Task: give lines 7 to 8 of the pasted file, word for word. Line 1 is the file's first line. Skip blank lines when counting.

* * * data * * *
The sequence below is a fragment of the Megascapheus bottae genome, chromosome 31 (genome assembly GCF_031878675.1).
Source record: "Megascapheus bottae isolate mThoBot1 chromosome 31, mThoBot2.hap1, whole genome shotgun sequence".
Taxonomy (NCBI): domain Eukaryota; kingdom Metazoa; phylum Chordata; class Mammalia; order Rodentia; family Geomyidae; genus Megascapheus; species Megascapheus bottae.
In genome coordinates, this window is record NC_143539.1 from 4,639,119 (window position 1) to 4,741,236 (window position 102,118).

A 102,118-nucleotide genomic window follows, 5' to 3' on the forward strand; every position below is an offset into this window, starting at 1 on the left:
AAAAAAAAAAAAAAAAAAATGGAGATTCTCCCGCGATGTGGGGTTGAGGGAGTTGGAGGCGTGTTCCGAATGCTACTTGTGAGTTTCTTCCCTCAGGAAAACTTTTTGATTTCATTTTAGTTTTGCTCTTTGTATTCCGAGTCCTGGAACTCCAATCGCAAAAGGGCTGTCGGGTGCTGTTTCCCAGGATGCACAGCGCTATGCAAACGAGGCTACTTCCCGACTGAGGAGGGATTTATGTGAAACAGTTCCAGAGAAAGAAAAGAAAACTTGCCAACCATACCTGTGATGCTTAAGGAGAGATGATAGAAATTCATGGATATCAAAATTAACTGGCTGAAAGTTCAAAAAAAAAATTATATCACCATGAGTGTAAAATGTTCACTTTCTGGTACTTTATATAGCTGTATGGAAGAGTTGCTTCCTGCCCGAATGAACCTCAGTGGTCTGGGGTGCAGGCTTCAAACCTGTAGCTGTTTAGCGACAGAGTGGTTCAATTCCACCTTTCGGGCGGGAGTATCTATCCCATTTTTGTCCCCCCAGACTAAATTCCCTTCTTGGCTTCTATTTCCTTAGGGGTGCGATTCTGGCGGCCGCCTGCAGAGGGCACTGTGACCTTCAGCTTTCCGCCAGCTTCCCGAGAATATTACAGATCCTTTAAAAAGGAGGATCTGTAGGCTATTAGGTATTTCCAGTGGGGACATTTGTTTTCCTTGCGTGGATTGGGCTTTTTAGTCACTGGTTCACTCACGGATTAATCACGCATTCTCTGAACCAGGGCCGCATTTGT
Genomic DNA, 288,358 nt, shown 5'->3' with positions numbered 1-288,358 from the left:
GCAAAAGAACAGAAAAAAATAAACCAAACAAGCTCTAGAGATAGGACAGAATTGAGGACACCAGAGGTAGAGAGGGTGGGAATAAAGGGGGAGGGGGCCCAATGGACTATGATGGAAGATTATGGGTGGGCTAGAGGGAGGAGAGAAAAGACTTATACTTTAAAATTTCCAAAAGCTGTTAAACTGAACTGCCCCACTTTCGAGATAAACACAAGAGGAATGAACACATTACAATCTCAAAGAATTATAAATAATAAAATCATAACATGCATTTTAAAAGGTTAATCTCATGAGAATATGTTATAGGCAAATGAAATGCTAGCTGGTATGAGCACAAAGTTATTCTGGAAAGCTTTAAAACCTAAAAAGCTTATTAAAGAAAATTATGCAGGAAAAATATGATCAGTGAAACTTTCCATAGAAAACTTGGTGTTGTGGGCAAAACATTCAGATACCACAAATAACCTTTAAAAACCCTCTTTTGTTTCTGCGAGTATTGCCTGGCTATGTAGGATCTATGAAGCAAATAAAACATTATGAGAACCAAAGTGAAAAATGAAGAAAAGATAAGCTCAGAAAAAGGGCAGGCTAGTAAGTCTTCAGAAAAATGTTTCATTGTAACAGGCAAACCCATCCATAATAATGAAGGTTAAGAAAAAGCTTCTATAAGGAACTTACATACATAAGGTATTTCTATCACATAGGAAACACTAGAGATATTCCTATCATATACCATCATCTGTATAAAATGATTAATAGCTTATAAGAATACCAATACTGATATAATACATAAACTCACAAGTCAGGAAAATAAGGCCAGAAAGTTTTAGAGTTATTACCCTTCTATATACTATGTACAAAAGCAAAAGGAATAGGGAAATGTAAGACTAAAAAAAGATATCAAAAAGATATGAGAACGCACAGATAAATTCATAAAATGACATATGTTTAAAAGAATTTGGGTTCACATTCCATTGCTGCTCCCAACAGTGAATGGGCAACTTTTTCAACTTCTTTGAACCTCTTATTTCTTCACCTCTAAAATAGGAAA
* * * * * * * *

Genomic DNA, 288,358 nt, shown 5'->3' with positions numbered 1-288,358 from the left:
GCAAAAGAACAGAAAAAAATAAACCAAACAAGCTCTAGAGATAGGACAGAATTGAGGACACCAGAGGTAGAGAGGGTGGGAATAAAGGGGGAGGGGGCCCAATGGACTATGATGGAAGATTATGGGTGGGCTAGAGGGAGGAGAGAAAAGACTTATACTTTAAAATTTCCAAAAGCTGTTAAACTGAACTGCCCCACTTTCGAGATAAACACAAGAGGAATGAACACATTACAATCTCAAAGAATTATAAATAATAAAATCATAACATGCATTTTAAAAGGTTAATCTCATGAGAATATGTTATAGGCAAATGAAATGCTAGCTGGTATGAGCACAAAGTTATTCTGGAAAGCTTTAAAACCTAAAAAGCTTATTAAAGAAAATTATGCAGGAAAAATATGATCAGTGAAACTTTCCATAGAAAACTTGGTGTTGTGGGCAAAACATTCAGATACCACAAATAACCTTTAAAAACCCTCTTTTGTTTCTGCGAGTATTGCCTGGCTATGTAGGATCTATGAAGCAAATAAAACATTATGAGAACCAAAGTGAAAAATGAAGAAAAGATAAGCTCAGAAAAAGGGCAGGCTAGTAAGTCTTCAGAAAAATGTTTCATTGTAACAGGCAAACCCATCCATAATAATGAAGGTTAAGAAAAAGCTTCTATAAGGAACTTACATACATAAGGTATTTCTATCACATAGGAAACACTAGAGATATTCCTATCATATACCATCATCTGTATAAAATGATTAATAGCTTATAAGAATACCAATACTGATATAATACATAAACTCACAAGTCAGGAAAATAAGGCCAGAAAGTTTTAGAGTTATTACCCTTCTATATACTATGTACAAAAGCAAAAGGAATAGGGAAATGTAAGACTAAAAAAAGATATCAAAAAGATATGAGAACGCACAGATAAATTCATAAAATGACATATGTTTAAAAGAATTTGGGTTCACATTCCATTGCTGCTCCCAACAGTGAATGGGCAACTTTTTCAACTTCTTTGAACCTCTTATTTCTTCACCTCTAAAATAGGAAA